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North of Prance.—In a graveyard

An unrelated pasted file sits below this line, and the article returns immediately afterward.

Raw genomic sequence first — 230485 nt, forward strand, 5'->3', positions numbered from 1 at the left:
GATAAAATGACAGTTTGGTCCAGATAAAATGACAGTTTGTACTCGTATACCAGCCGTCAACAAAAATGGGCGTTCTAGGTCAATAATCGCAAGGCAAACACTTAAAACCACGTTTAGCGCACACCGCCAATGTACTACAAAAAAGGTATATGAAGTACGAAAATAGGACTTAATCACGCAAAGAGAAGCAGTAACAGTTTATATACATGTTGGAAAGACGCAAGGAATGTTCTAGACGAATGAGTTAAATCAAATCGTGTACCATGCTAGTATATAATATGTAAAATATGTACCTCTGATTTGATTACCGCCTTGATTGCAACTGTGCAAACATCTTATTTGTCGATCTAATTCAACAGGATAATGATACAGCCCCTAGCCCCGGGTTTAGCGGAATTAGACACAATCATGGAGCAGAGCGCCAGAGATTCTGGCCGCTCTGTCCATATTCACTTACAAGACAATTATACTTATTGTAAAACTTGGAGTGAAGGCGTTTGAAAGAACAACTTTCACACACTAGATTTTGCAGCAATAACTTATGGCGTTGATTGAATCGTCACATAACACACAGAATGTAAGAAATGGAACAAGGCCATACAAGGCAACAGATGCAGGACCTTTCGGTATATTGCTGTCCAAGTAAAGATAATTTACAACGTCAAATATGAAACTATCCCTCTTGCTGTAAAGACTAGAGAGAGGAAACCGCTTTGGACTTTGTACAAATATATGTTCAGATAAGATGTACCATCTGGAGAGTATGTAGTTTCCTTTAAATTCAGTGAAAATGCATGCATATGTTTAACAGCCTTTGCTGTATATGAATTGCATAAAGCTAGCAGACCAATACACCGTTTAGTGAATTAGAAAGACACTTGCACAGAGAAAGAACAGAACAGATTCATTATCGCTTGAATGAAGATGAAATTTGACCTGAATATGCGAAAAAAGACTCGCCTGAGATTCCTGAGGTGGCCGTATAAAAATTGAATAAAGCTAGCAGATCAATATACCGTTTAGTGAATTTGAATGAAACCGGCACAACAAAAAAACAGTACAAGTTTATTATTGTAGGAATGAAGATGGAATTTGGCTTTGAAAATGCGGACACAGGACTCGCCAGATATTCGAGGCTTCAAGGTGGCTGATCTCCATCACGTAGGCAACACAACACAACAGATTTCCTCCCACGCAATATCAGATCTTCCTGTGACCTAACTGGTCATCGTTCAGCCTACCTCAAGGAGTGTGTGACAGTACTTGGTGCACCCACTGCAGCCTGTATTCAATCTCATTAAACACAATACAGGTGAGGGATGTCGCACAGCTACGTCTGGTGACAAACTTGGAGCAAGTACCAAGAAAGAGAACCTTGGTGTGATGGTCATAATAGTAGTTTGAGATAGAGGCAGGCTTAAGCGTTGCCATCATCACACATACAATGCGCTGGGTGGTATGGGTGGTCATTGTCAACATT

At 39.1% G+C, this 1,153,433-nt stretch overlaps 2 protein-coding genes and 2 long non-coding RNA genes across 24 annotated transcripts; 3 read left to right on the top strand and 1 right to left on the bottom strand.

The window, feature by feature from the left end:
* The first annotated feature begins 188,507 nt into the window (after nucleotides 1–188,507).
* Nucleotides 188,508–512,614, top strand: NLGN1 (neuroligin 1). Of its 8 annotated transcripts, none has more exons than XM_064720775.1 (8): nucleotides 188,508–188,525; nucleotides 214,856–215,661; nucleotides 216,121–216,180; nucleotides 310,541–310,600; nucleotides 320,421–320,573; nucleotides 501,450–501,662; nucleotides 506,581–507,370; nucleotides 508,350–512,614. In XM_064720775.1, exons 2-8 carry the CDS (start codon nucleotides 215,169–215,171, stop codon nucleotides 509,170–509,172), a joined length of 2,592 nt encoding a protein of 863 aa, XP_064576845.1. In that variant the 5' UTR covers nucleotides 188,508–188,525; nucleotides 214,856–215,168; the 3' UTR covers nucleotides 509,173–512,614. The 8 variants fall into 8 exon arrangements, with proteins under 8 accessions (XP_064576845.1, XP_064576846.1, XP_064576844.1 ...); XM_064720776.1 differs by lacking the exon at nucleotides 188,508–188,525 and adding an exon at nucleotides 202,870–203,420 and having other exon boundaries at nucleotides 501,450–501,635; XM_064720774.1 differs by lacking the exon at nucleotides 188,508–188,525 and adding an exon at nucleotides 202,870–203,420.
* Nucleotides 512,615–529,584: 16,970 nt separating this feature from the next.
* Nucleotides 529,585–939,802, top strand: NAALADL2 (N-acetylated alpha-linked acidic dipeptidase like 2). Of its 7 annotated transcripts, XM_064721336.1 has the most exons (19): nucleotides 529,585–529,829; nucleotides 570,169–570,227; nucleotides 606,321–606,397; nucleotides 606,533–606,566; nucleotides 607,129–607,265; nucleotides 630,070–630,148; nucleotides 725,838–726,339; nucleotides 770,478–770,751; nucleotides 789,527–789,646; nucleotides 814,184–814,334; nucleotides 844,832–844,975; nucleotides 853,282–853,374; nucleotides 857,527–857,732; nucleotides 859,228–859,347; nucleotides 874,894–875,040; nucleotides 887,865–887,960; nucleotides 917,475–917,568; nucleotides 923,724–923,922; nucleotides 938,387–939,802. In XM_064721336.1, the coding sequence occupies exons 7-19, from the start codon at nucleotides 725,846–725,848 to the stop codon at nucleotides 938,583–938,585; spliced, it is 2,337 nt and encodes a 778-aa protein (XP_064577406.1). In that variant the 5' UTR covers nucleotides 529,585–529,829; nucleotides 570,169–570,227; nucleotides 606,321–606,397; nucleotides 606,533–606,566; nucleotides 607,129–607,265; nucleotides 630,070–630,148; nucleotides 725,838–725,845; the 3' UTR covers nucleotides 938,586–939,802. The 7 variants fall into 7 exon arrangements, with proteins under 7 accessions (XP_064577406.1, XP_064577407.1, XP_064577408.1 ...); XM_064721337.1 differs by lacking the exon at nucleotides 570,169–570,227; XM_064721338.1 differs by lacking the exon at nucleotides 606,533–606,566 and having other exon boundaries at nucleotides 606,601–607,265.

west of Vimy there are buried 1,320 French soldiers and more than (100 English. The earth is bare on most of the English graves the French ones HIV older, but all are cared for alike by tiie Englishmen now in charge of the place. "We leave you our trendies smd our dead." said a French ollicer to an English one when the British army took over this part of the line, and both parts of the trunf are discharged with a will. SOLDIERS WHO GIVE UP LIVES IN BATTLE REST IN HONORED GRAVES What this means for the French one feels when one sees the journey of French soldiers' friends to their graves. The other day a French woman in deep mourning came here with a handful of white tlowers to place upon what was probably her son's grave, when there entered the cemetery one of the usual little bareheaded processions—an N. Every Effort Is Being Made in England to Care for the Dead and to Keep Clear the Records of Their Places of Burial—Use Is Made of Recognized Cemeteries Behind the O. showing the way then an Eng lish chaplain with his open book then, on a stretcher, the body sewn up in a brown army blanket, a big Union .Tack lying over it then half a dozen pri vates. As they passed the French woni JIII she rose and fell in at the rear of the procession. When 1 next saw them I lie men were standing round the new grave, the chaplain was reading aloud "dust to dust and ashes to ashes," imd the woman, a few yards away, was Kneeling on the ground. The service i»ver and the rest turning away, she came close to the grave, dropped the white flowers in and went back to the other grave empty handed. For the Moral Effect. One knew, though the woman could not, how all this would be told to the dead Englishman's comrades, and one l'elt the truth of Sir Douglas Ilaig'.s saying that a kind of spirit which "does not directly contribute to the successful termination of the war" may still "have an extraordinary moral value to the troops in the iield. as well to the relatives and friends of the lead at home." But for the work of the Army's Graves Registration units Lines Wherever Possible. this little scene and many other scenes equally binding, in their degree, to the friendship of England and France, could scarcely have taken place. the base. If killed in action he may still be buried in the old way some where near the trench. If so, the chap lain or ollicer who buries him reports the position of the grave, and one of the oliicers of the graves registration units visits it. verities the record, af fixes, if necessary, a durable cross, with the date, the man's name, rank, regiment and regimental number upon it, clearly stamped on aluminum tape, and enters these particulars and the exact site of the grave in the register. Hut the army has been quick to realize the desirability of burying its dead in the nearest of the three hundred or myre recognized cemeteries behind the line, where everything is done as ten derly and reverently as if the dead man were laid in an English church yard by his friends. Some of the cemeteries are great ex tensions of little village graveyards. Some were begun by special corps or divisions which wished to bury their dead all together. In one you find a separate plot, each with its special en trance, for Gurkhas, Sikhs and Pun jabis. Under the great trees of an other. where many of those who fell at Festubert are, some of the Indian sol diers have built, for their comrades, brick tombs of extraordinary massive ness. Keeping the Records. How Graves of Soldiers Are Cared For In France. In the early months of the war a man was -lily buried close to the place where iie fell. Wherever hard lighting h:,d !een. in France or gium. the eye of tiie traveler along the road- is struck by many low crosses sticking win of the ground—in tiie lields. in cottage gardens, in corners of farmyards and orchards, even on roadside strips of grass. Where the ground lias changed hands several times in the course of the war you may see, within a few hundred yards of each other, the gabled and eaved cross of the Prussians, with "ilier ruht in Gott" and a name painted white on a dark ground, and the beaded wire wreath of the French, with its requie scat or "Mort pour la France," and the plain-lined cross of the English, white or light brown or just the un painted wood. "In Loving Memory" of one or more oliicers or men. Even now inany of these isolated memorials are raised. The very position of some of them is eloquent. Near La Boisselle Is a cross inexpert ly made of two pieces of lath and let tered in pencil, "In loving memory of Second Lieutenant Regi ment. killed hen- July 1, 1!)1G." It stands scarcely ten feet in front of the line from which the British army ad vanced on tli!\t morning. You feel when you see it the thrill of the first moments of the long battle of the Sorrnrie—the subaltern giving the word to his men. and himself springing first out of the trench and falling almost at once and the lnen pressing on. Care of the Dead. In the autumn of 1914 the necessity for a continued organization to under take the supervision of graves was recognized, and in March, 1015, the or ganization of the Commission of Graves Registration and Inquiries under "Sir. Fabian Ware, who received a commis sion for the purpose of the work, finally assumed its present shape. Under the directorate are the graves registration units in the different spheres of military activity. When an officer or man is killed at the front or dies of wounds his burial is at once repotted to the director as well as to At Villers aux Hois the French buried 2.r(K) of those who were killed in win ning the Vimy ridge. On each grave, at the foot of its wooden cross, there is still stuck in the earth, neck down ward, the bottle in which the first hasty record of the internment was placed. A tiny chapel at the end shel ters the Christ brought from the ruined Calvary of Carency and a little col ored image of the Virgin riddled with German bullet holes. In all the ceme teries the graves registration units keep the graves. Hritish and French, in repair they sow grass and plant tlowers and shrubs, under the advice of the headquarters of Hritish gardening at Kew. A few of these places are al ready gay with autumn tlowers in full bloom. The directorate at Winchester House, ill James' square. London, answers every inquiry sent by a soldier's friends and will, if desired, take a photograph of a grave and send it to them for nothing, thanks to the funds provided by the Red Cross. The di rector and bis officers co-operate with the French engineers, sanitary authori ties and communal councils in making arrangements to take advantage of the noble and moving gift made by the French nation on December 28, 15)15, when the law was passed which ac quired forever, in the name of the French government, the special ceme teries where most of the British dead in France are buried. In all wars it has been one of the fears haunting a soldier's friends that his body may be utterly lost. Even in this war there have been such irretriev able losses. But in no great war has so much been done as in this to pre vent the addition of that special tor ment to the pain of anxiety and of be reavement. UNLUCKY DAY FOR ANIMALS Farmer's Fall Started Series of Mis haps in Indiana Community That Were Disastrous. Hammond, Ind.—Henry Weaver, a farmer residing near Hammond, Ind„ fell from the branch of a tree he was trimming and landed on a pig, break ing its back. Weaver sustained two broken legs. The commotion started his horse whicli in turn frightened a colt. The colt jumped a fence and rnn into a clothesline fastened to a post. Tho post was hurled through the air with such force that it killed a cow. The colt ran on and sustained fatal injuries on a barbed wire fence. When a veterinarian arrived to attend the colt, he ran over and killed Weaver's dog. Fined $30 for Burning $20. Phlllipstown, N. Y.—Patrick Murphy was fiued $30 for burning a $20 bill during a quarrel with his wife over just how they would share the note. INDIAN MAID MAKES HiT Tsiauina Uedfeatlier. a Creek In dian and a direct descendant of Te cumseh, has just captivated official Washington in a concert. Her spe cialty is the singing of Indian songs in mezzo soprano. She was reared in Oklahoma and was fortunate enough to attract the attention of a philanthro pist who provided for her education. She has justified the confidence of her patron by earning and paying back practically all the money advanced for her education and is giving promise of a brilliant career. She designs and makes all her clothes, including the Indian costumes which she dons for her songs. IS CHASED TO A FORTUNE Western Man, Pursued by Rattlesnake, Found Rich Claim in Arizona Desert. Los Angeles.—"Pursued by a Snake, or $100,000 to the Good," might be the title of a thriller enacted in the Arizona desert, near Wit tenberg, by Herman Hertz of Los Angeles, Cal., and a six-foot rattle snake. Hertz was a visitor at the town, and, while walkiug about the neighborhood, encountered the snake. Hertz dashed madly forward in the general direction of California with the snake in pursuit. The man proved to be somewhat of a sprinter but the snake was no slouch either. It was gaining rapidly when something un expectedly happened. Hertz neared a prospector's hole and his eye told him that he could not leap the chasm. He stopped abrupt ly and turned to await the end. But the snake was not so cunning. It slid on and on until it plunged into the abyss, breaking its neck in the fall. The Californian took a deep breath and looked about him. The opening in the earth showed that it had been deserted for .some time. He picked up some pieces of stone that gave unmis takable evidences of gold. Keep ing bis secret to himself he went to Wittenberg and bought the property. Recently he sold his holdings for $100,000. THIS HOUSE ON WHEELS Pennsylvanian Has Evolved Plan for Avoiding Gossip and the Boredom of Undesirable Neighbors. Berwick, Pa.—Charles Woll has de cided that lie does not want to live in the same neighborhood all the time, so instead of investing his savings iu a house and lot lie lias had a house built on wheels. The house is one story with two rooms and is supported by an iron frame set on three-inch iron wheels. Woll, in planning this scheme, says he will solve many difficult problems. If he does not like a community, he can get a team or a tractor engine and pull his home to some desirable spot. No conditions can be forced on liiin, he says. This is the advantage of the house on wheels. If the neigh bors' children annoy him, or if the neighborhood gossip is not pleasant, he ean move on. Woll declares that the portable house will till all his needs. He says he dislikes living in the same local ity ail the time and that with many va cant lots to choose from he can move as often as lie pleases. Man With Nerve. Douglas, Wyo.—Henry Stephens, living about fifty miles north of Doug las, who is now under a doctor's care here, is a good example of a man with nerve. Stephens broke his leg by a fall while out on the range alone. He managed to mount his horse and rode ten miles to a sheepherder's camp be fore receiving any help. Then he rode 00 miles to Douglas to get a physician. He is getting along well and will be all right again. Officiated at 1,435 Funerals. Columbus Grove, O.—Rev. George B. Garner, pastor of the Christian church at Berkey, near Toledo, came to Co lumbus Grove the other day to preach the funeral sermon of Joseph Mc Kenna. He said that since removing to Berkey, some five years ago, he had been called hack to Allen and Putnam counties to preach at 37 funerals. Dur ing his pastorate of 46 years he has officiated at 1,435 funerals. OBSERVERS NEAR MONASTIR irrr r. rrwf Two observers of the allies in the mountains north of Monastir watching the movements of the Bulgarian troops which had been driven from that Serbian city. BRIEF INFORMATION The United States coast guard last year saved 1,507 lives. Argentina has enacted civil serv ice retirement legislation. Some spiders in Java make webs so strong that It requires a knife to sever them. William U. Garnett or Augusta, Me., Is building a one-room house In a large tre£ on his estate. Practically all the 25,000 tons of pa per manufactured dally in this coun try Is made from wood pulp. An electric blower takes the place of towels In the washrooms of some large Industrial establishments. VICTIMS OF CRUEL WAR'S RAVAGES r&r. Home again! And this is what they found. A touchi.ig scene, common enough behind the tiring lines in Europe, ihowing the remains of a French peasant's farmhouse after it was raked with big guns. The sole belongings of this typical homeless family are packed in the bag which the peasant is carrying on his shoulder. SAVING THE MACEDONIANS FROM STARVATION Mm "\4 Famine prevuils in northern Macedonia, and the Greeks are being fed bv the French military kitchens. The photograph shows a group of poor children waiting around one of the kitchens for a meal. Deaths from accidents in the United States aggregate 35,000 per year, while the injuries t. estimated to affect 2, 000,000 persons every year. Land covers 29 per cent of the earth's area, and 14 per cent of the land is less than 500 feet above the seu level. Electric locomotives are in use in Switzerland, in which powerful elec tro magnets are used Instead of coup lings In drawing cars. ONE OF OUR NEW ANTIAIRCRAFT GUNS Rubber that has lost Its elasticity may be rejuvenated by immersing It for five minutes in a bath of glycerin mixed with 25 times Its volume of distilled water and heated to 70 de grees Centigrade and then drying it with filter paper. New type ot antiaircraft gun now being used by the battleships of the United States navy. This picture, one of the first to be taken of the new weapons, was taken on board the recently commissioned torpedo-boat destroy er Davis. There are two of these guns on the newer boats in the torpedo class. --v. If the sea should rise one-twenty sixth part of Its depth, one-half of the land would be under water. Bessie Arnell, a Chicago nurse, re cently received a $500,000 bequest in the will of an aged woman she once nursed. Mrs. Wilson Register Payne, sister of Charles M. Sinclair, chief of the bu reau of birth registration of the mu nicipal health department of Balti more, will hold down her brother's job for him while he goes on the coun try's business as a member of the Na tional Guard. Several large French insurance com panies keep records of their clients' teeth to insure identification after death. AMother's Burden A mother who suffers kidney trou ble, finds it hard to keep up her dally work. Lameness, backache, sharp pains when stooping and "blue", ner vous or dizzy spells, make home life dreary. Active kidneys bring back vigor, health and a pleasure In fam ily duties. If the kidneys are weak try a box of Doan's Kidney Pills. A North Dakota Cue Mrs. I. Iverson, HUlsboro, N. D., •ays: "My back ached so severely at times that I had to walk all stooped lover. I couldn't [straighten without a through my kid neys. I also had ,chills and constant headaches. Doan's Kidney Pills re lieved these trou bles and made me feel better In every way. Whenever I have needed a kid ney medicine since. Xvtrp Ptctun Tell* a Story" Doan's Kidney Pills have aulckly fixed me up all right" Get Dotn'i at Any Stars, We Baa DOAN'S 'V.IIV FOSTER-M1LBURN CO, BUFFALO. W. Y. TYPHOID Is no more than Smallpox. Aim? experience has dfmemgnto the almait miraculous tttL OCT, and harmlessness, of Antityphoid Vaccination, Be vaccinated NOW by your pbyi Idas, yon and yew family. It It more vital than boose Insurance. Ask your physician, druggist, or send (or Tnt you bad Tyrholdf" telling of Typhoid Vaccina, results from use, and danger (ram Typhoid Carrlen, PredutlRf VactlaM aid 8enins wdar II. S. UMMS IU* Cutttr Laberatdy, Bsrketsy, Cal., CklMSfc IIL Safe Bet. "Flubdub says we can have his moral support." "What does that mean?" "I take it to mean he won't glvs cent."—Louisville Courier-Journal. TORTURING SKIN TROUBLES That Itch, Burn and Disfigure Healed by Cuticura. Trial Free. Bathe with plenty of Cuticura Soap and hot water to cleanse and purify. Dry lightly and apply Cuticura Oint ment to soothe and heal. This stops itching instantly, clears away pimples, removes dandruff and scalp irritation, and heals red, rough, sore hands. Free sample each by mail with Book. Address postcard, Cuticura, Dept. I* Boston. Sold everywhere.—Adv. KEEN MEMORY FOR FACES Colonel Roosevelt Remembered, After Two Years, Man Whom He Had Only Met in a Crowd. Colonel Roosevelt has one of the most wonderful memories I ever heard of, particularly for faces and names," said C. E. Embree of the Maine Farm ers' Union. "I first met him some where about 190G at Riverhead, Long Island, when perhaps 3,000 persons were introduced to him. "About two years later I met him on the street at Oyster Bay. He was in his shirtsleeves, swinging along to the postoffice, and being hailed by every one who saw him, old and young, I said: 'Good morning, sir,' as we met. "He paused, rather squinted at my face and slowly replied: 'Good morn ing. Your name Is Embree, is it notT I admitted it, in astonishment at his memory, and asked, 'But where did you meet me?' and as quickly as a flash came: 'Riverhead, wasn't it?" 'But you met 3,000 men that day.' 'O, that doesn't make any difference.' "The next meeting with the colonel was In 1912 at Nashua, N. H. I was passing around one car to take an other and stepped little one side to allow a man to pass. He casually looked at me and sang out with a smile: 'Hello, Long Island!' and was gone. It is wonderful to me that man's memory of names and faces."—Kenne bec Journal. A kiss returned is a kiss unearned. Childish Craving -—for something sweet finds pleasant realization in the pure, wholesome, wheat and barley food Grape-Nuts No danger of upsetting die stomach—and remember, Grape-Nuts is a true food, good for any meal or between meals. "There's a Reason"